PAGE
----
One air inhalation hazard I observed during the Mirror Lab tour was for rhodite 906. In a large open room and workspace, the mirror lab utilized rhodite frequently to polish large new mirrors. This is concerning because this is a hazardous dust particle with its particle size at about 1.5 micrometers. The movement of these particles are heighted by water mist placed above the mirror to keep the rhodite from solidifying. The employees also sprayed down the mirror frequently which further caused these particles to move around. When we were walking beneath and to the side of the mirror, orange rhodite compound could be seen on the sides of the mirror as well as the ground. The employer’s job was to make sure the mirror was properly and consistently being polished.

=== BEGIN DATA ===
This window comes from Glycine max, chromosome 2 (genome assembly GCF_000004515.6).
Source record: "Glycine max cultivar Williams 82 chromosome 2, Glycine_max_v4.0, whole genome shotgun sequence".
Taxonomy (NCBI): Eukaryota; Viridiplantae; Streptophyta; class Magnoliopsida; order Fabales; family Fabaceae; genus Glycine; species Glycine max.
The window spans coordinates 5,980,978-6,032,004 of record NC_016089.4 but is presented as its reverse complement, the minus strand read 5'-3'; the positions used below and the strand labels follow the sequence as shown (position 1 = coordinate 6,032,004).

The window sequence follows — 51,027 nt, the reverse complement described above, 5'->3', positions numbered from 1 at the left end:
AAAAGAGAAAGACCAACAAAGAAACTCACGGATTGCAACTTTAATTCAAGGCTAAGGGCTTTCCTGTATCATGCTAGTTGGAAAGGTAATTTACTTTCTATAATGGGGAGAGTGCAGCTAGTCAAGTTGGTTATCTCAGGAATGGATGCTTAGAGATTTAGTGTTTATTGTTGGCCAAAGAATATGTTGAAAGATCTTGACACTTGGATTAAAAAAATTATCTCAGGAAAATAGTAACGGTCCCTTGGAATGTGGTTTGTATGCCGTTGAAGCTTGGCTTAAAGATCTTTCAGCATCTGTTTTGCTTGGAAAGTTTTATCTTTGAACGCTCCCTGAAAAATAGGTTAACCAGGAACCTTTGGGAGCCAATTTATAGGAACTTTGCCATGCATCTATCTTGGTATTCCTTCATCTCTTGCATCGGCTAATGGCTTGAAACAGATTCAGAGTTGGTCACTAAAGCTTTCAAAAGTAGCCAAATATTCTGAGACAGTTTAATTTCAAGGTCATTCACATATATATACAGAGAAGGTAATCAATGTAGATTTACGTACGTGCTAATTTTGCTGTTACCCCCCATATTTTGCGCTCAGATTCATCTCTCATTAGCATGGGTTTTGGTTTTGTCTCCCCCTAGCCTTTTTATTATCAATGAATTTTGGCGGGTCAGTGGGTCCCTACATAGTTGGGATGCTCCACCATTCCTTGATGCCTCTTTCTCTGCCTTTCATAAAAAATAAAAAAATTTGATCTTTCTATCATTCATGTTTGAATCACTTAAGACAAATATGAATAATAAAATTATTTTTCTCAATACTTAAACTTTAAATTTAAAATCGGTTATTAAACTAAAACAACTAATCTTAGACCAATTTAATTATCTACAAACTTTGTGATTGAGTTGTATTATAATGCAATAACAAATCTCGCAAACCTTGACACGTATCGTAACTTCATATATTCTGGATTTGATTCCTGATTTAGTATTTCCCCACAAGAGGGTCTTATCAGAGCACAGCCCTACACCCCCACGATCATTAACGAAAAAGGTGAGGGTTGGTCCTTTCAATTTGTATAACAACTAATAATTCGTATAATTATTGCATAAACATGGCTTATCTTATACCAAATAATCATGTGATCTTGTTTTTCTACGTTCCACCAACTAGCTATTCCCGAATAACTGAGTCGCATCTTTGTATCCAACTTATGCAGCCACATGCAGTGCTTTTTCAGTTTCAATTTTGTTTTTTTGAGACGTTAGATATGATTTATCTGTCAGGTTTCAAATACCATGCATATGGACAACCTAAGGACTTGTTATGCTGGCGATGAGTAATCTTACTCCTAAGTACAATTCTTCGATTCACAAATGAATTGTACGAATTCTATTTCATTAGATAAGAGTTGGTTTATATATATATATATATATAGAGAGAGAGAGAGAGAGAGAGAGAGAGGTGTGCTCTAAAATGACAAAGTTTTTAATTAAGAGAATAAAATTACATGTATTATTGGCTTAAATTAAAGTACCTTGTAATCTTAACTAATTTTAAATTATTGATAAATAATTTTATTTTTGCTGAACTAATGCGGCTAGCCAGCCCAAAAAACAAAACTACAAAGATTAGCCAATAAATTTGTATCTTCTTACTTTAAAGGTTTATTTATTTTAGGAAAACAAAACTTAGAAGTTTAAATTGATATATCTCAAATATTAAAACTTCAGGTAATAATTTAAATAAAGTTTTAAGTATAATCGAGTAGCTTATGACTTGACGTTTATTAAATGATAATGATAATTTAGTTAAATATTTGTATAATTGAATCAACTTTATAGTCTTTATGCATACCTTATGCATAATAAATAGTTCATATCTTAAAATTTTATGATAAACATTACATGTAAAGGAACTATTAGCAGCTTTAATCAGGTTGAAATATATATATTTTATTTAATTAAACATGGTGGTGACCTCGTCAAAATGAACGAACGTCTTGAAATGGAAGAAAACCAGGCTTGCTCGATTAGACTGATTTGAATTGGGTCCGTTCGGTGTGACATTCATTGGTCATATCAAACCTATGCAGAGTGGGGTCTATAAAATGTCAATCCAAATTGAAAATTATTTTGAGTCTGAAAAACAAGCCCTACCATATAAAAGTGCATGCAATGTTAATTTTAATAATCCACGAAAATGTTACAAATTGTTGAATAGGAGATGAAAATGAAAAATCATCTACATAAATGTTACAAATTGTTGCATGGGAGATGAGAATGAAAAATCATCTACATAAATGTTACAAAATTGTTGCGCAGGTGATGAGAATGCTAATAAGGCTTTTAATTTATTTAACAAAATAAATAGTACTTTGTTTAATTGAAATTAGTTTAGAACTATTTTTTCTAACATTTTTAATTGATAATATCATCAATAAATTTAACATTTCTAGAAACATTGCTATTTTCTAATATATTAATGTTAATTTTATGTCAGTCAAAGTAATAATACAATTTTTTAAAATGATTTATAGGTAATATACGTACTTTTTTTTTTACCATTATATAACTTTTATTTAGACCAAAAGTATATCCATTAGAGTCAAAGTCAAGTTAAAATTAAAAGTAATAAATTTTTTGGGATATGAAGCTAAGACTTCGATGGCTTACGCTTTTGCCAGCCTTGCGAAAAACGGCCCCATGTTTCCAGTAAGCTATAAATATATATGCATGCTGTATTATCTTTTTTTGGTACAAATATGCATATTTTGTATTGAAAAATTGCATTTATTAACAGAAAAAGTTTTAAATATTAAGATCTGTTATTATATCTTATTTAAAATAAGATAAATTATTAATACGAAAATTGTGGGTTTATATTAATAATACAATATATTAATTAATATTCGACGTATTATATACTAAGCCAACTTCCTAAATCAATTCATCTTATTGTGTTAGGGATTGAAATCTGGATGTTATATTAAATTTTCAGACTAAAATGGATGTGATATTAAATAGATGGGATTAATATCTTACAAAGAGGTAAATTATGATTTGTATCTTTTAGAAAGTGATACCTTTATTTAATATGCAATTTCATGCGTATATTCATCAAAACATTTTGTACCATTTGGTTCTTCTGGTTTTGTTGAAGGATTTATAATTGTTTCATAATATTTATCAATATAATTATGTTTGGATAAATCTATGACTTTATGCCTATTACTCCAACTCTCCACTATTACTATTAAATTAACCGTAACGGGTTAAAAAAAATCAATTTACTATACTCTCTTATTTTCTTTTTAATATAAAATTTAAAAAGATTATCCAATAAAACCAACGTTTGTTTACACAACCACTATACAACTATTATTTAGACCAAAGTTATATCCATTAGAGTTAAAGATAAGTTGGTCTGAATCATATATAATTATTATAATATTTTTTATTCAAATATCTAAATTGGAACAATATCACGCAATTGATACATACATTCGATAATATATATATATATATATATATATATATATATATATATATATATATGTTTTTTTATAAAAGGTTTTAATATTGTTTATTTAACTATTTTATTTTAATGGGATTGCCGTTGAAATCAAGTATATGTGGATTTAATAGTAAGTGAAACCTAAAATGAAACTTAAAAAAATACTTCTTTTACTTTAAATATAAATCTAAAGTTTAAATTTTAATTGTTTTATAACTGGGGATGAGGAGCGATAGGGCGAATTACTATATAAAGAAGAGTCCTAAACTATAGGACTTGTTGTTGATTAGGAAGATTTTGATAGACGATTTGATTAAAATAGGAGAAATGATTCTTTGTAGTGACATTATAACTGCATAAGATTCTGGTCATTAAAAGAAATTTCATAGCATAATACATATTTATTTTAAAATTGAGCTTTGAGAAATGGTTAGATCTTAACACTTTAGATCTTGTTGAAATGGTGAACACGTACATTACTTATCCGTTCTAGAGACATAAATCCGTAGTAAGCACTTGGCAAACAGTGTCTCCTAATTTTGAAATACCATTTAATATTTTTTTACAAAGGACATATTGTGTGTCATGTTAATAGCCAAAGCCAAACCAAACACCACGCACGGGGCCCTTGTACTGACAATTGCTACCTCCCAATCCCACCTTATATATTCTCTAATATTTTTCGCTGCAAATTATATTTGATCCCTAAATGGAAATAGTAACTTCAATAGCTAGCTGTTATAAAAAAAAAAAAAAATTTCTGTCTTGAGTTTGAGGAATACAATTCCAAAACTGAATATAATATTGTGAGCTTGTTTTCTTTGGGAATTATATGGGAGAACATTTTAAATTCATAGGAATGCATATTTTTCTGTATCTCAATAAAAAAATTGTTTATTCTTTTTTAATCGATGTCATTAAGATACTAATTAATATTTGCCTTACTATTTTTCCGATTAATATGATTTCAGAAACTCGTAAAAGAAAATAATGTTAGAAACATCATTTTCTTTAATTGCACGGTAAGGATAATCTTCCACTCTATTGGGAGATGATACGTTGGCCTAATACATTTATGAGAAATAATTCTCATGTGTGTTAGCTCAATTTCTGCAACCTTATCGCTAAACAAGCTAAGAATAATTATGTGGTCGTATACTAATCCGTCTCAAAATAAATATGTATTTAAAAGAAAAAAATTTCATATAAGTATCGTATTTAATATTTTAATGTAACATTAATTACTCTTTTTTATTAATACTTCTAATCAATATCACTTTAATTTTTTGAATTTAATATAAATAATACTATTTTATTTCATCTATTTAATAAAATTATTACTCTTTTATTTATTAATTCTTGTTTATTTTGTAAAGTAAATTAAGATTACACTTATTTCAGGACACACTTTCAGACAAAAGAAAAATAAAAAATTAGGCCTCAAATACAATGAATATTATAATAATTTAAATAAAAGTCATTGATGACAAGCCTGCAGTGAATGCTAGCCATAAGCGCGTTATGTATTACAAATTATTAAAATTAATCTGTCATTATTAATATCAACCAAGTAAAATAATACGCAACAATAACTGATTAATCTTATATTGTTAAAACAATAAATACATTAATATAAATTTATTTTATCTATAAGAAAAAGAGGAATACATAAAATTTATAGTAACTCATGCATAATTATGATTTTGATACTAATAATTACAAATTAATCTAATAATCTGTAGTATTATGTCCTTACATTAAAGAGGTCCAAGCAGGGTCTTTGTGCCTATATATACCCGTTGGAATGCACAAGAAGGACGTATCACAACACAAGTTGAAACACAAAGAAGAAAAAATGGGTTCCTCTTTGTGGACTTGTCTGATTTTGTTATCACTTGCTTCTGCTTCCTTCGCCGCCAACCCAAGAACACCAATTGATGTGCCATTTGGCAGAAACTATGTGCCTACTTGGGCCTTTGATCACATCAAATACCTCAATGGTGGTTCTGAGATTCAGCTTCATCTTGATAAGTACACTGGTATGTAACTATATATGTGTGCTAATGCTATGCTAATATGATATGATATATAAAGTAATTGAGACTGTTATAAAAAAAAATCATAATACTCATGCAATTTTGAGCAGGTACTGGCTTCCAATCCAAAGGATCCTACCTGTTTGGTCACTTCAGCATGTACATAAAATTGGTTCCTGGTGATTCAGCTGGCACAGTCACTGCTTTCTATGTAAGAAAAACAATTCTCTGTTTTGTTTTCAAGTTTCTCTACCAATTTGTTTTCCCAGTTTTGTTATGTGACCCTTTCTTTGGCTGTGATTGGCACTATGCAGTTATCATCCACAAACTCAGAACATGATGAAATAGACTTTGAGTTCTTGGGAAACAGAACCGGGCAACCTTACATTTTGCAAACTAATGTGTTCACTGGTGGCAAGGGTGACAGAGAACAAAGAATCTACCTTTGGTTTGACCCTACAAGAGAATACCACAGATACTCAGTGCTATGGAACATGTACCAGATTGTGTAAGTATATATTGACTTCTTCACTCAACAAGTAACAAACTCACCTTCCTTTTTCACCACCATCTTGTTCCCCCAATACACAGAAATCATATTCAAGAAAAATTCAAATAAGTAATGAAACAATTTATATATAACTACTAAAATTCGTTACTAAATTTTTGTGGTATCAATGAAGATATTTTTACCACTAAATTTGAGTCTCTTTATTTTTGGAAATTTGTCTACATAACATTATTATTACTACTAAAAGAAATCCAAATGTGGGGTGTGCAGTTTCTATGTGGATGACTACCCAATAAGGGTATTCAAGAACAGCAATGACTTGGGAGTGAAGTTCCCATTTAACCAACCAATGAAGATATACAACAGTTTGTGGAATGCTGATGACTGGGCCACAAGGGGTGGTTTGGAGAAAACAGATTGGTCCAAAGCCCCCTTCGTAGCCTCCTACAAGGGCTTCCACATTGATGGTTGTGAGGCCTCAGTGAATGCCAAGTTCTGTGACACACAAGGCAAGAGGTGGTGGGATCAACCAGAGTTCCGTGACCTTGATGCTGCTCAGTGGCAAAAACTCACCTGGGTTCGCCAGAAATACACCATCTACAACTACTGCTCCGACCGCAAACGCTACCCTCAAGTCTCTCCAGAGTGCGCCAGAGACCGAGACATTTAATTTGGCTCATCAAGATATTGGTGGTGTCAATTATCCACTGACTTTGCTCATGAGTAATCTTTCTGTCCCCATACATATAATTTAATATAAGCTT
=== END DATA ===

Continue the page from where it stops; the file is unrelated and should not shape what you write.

This definitely can poise a threat and safety risks to the workers. As a risk assessor, it is essential to decrease exposure and limit the spread of rhodite 906. Hazardous chemicals such as rhodite can cause harm when they enter the body in sufficient amounts via inhalation, ingestion, or skin absorption. The nature of the chemical hazard and the routes by which it enters determine the controls needed. Unfortunately, I did not observe such controls in the workplace. There were no material safety data sheets visible or chemical hazard warnings. The employer simply wore a lab coat while visitors were only asked to wear closed toed shoes. There were no guidelines, PEL, or TLVs given by OSHA. However, the material safety date(which should be posted) explains that it can cause irritation of the skin, eyes, and mucous membranes. Moreover, compounds that it has such as cerium have low toxicity. People can come into contact most easily by inhalation. In order to quantify the amount of air exposure, I would employ biological monitoring for the employers who monitor the polishing. The levels of chemicals in the body can sometimes be measured in the blood, urine, or exhaled air. The results would...
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